Oxycontin Receives Pediatric Dosing Approval

Roni Shye
Roni Shye, PharmD BCGP BCACP, is a licensed pharmacist in the states of Florida, Ohio, and Pennsylvania.
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Oxycontin (oxycodone ER) is an extremely strong prescription pain medication, previously approved for adult use only. Now, the FDA has also approved it for use in children 11 to 16 years of age.

The approval has caused some outrage, and has many people questioning why the FDA would allow such a powerful and addictive medication to be prescribed for young children.

On the other hand—children usually don’t experience the chronic type of pain that adults do, so the use of Oxycontin will be limited to a few specific, medically necessary situations. For example, it may be used to treat pain following surgery, or cancer pain.

What is Oxycontin prescribed for?
Oxycontin is used to manage pain severe enough to require daily, around-the-clock, long-term treatment and where alternative options are not sufficient.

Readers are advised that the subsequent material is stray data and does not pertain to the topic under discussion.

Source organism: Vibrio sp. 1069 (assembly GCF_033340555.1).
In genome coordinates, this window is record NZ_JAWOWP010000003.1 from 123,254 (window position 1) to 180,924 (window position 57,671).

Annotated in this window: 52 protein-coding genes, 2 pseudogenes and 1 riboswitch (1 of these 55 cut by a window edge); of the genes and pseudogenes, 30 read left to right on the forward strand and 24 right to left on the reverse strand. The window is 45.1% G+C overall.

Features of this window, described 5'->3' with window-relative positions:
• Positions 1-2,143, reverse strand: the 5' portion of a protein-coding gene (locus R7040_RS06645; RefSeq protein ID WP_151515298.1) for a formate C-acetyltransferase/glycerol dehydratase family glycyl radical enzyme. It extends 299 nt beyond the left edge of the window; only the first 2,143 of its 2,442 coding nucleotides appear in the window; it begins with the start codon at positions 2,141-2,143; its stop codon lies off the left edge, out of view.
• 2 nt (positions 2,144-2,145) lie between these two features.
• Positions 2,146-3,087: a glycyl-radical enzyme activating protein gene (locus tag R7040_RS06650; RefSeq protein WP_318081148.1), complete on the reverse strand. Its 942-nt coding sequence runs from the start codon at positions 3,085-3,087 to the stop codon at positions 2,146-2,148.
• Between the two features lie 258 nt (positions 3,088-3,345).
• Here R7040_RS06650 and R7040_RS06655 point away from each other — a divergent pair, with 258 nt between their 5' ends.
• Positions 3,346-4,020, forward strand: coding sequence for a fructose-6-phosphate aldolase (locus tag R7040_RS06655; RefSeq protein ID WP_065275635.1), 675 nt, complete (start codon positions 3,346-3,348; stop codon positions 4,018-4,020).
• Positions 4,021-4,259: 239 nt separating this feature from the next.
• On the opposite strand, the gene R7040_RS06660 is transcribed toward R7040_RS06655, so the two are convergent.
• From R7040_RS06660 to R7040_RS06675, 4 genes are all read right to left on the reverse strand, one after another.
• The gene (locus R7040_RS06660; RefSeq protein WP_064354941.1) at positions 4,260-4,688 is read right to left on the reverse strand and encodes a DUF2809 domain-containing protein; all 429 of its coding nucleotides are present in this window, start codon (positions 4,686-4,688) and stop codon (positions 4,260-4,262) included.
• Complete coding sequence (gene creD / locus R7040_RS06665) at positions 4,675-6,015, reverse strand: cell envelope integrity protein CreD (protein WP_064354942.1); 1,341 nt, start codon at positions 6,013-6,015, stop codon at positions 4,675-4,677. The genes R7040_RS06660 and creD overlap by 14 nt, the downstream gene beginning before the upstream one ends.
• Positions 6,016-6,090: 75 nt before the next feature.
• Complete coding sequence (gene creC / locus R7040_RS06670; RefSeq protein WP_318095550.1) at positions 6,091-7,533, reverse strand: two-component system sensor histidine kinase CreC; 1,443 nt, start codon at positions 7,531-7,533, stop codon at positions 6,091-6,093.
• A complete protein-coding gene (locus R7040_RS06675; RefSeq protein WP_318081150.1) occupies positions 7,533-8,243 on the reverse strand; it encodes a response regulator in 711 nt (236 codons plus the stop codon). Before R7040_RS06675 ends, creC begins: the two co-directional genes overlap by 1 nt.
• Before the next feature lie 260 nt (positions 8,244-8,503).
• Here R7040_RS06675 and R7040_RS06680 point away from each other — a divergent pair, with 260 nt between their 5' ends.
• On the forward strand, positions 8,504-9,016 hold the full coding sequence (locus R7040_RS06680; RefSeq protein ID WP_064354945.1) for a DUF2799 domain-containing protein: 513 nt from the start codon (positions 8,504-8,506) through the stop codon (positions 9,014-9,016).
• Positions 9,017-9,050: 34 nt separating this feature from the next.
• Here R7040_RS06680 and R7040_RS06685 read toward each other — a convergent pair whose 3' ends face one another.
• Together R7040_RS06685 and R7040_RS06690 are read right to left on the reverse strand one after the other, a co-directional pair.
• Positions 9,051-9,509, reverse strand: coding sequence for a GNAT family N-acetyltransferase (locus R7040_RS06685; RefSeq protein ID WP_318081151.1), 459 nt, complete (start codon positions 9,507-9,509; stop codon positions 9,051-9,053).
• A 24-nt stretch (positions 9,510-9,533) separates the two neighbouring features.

Who can be prescribed Oxycontin?

Now, Oxycontin may be prescribed for adults and opioid-tolerant pediatric patients 11 years and older who are already receiving (and have a tolerance for) a daily dose of at least 20 mg of another pain medication, like oxycodone.

How is Oxycontin available?
Oxycontin is available as a tablet in 10 mg, 15 mg, 20 mg, 30 mg, 40 mg, 60 mg, and 80 mg strengths.

Can Oxycontin be addictive?

Yes. Oxycontin is classified by the DEA as a schedule II http://www.deadiversion.usdoj.gov/schedules/ controlled substance. Schedule II controlled substances have a high potential for abuse which may lead to severe psychological and physical dependence.

Why would the FDA approve a medication like this for children?

Many of the medications indicated for pain relief in adults don’t conduct clinical trials in children. This means that there just isn’t enough information for health care professionals to be able to determine dosing and side effect profiles in younger age groups, even if the medication may be needed.

In the past, if your child’s doctor felt a strong pain medication was necessary, they were often left to base the dose on interpretation of the adult recommendations. This recent FDA approval comes following recent data from clinical trial specifically studying the use of Oxycontin in children.

Oxycontin is still not meant to be prescribed for children the same way as it is for adults. It’s meant to be reserved for major surgery or trauma—and for pediatric patients who have already been taking opioid medications to manage that severe pain.

For more information on the approval, and pain management for children, please see this Q&A from the FDA.

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